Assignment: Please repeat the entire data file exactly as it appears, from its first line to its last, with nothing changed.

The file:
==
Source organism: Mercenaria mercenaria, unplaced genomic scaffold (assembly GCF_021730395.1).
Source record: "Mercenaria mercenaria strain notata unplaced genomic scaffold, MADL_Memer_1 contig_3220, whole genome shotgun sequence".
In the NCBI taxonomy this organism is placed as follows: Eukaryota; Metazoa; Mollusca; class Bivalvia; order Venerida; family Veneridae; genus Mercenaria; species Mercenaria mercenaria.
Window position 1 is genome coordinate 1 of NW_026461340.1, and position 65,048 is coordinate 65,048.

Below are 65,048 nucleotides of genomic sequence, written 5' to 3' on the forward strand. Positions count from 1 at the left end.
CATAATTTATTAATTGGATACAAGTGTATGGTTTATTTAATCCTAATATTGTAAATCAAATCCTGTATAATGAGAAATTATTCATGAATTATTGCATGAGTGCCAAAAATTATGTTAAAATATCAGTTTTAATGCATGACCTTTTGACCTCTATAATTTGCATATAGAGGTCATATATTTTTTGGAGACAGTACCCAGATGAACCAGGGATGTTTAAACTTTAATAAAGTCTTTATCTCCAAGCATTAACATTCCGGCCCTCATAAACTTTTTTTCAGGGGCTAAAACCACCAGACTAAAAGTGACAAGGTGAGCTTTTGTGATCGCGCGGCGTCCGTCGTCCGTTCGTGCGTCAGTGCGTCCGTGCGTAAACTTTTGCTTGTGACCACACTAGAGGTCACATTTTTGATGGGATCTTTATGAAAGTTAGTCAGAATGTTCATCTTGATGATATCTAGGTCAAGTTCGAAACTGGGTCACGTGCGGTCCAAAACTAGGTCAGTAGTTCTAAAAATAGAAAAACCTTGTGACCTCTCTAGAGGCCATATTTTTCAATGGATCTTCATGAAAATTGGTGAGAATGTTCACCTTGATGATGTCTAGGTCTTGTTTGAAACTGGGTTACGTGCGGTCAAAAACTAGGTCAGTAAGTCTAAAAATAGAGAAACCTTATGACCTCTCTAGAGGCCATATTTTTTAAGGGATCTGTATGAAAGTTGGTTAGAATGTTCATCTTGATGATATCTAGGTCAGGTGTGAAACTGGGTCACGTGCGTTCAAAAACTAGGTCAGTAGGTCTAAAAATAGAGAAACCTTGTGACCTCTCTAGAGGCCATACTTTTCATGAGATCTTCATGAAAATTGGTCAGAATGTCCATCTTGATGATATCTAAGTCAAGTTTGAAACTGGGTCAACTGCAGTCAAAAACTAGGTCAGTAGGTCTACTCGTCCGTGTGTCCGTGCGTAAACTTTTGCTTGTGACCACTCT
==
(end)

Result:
Source organism: Mercenaria mercenaria, unplaced genomic scaffold (assembly GCF_021730395.1).
Source record: "Mercenaria mercenaria strain notata unplaced genomic scaffold, MADL_Memer_1 contig_3220, whole genome shotgun sequence".
In the NCBI taxonomy this organism is placed as follows: Eukaryota; Metazoa; Mollusca; class Bivalvia; order Venerida; family Veneridae; genus Mercenaria; species Mercenaria mercenaria.
Window position 1 is genome coordinate 1 of NW_026461340.1, and position 65,048 is coordinate 65,048.

Below are 65,048 nucleotides of genomic sequence, written 5' to 3' on the forward strand. Positions count from 1 at the left end.
CATAATTTATTAATTGGATACAAGTGTATGGTTTATTTAATCCTAATATTGTAAATCAAATCCTGTATAATGAGAAATTATTCATGAATTATTGCATGAGTGCCAAAAATTATGTTAAAATATCAGTTTTAATGCATGACCTTTTGACCTCTATAATTTGCATATAGAGGTCATATATTTTTTGGAGACAGTACCCAGATGAACCAGGGATGTTTAAACTTTAATAAAGTCTTTATCTCCAAGCATTAACATTCCGGCCCTCATAAACTTTTTTTCAGGGGCTAAAACCACCAGACTAAAAGTGACAAGGTGAGCTTTTGTGATCGCGCGGCGTCCGTCGTCCGTTCGTGCGTCAGTGCGTCCGTGCGTAAACTTTTGCTTGTGACCACACTAGAGGTCACATTTTTGATGGGATCTTTATGAAAGTTAGTCAGAATGTTCATCTTGATGATATCTAGGTCAAGTTCGAAACTGGGTCACGTGCGGTCCAAAACTAGGTCAGTAGTTCTAAAAATAGAAAAACCTTGTGACCTCTCTAGAGGCCATATTTTTCAATGGATCTTCATGAAAATTGGTGAGAATGTTCACCTTGATGATGTCTAGGTCTTGTTTGAAACTGGGTTACGTGCGGTCAAAAACTAGGTCAGTAAGTCTAAAAATAGAGAAACCTTATGACCTCTCTAGAGGCCATATTTTTTAAGGGATCTGTATGAAAGTTGGTTAGAATGTTCATCTTGATGATATCTAGGTCAGGTGTGAAACTGGGTCACGTGCGTTCAAAAACTAGGTCAGTAGGTCTAAAAATAGAGAAACCTTGTGACCTCTCTAGAGGCCATACTTTTCATGAGATCTTCATGAAAATTGGTCAGAATGTCCATCTTGATGATATCTAAGTCAAGTTTGAAACTGGGTCAACTGCAGTCAAAAACTAGGTCAGTAGGTCTACTCGTCCGTGTGTCCGTGCGTAAACTTTTGCTTGTGACCACTCT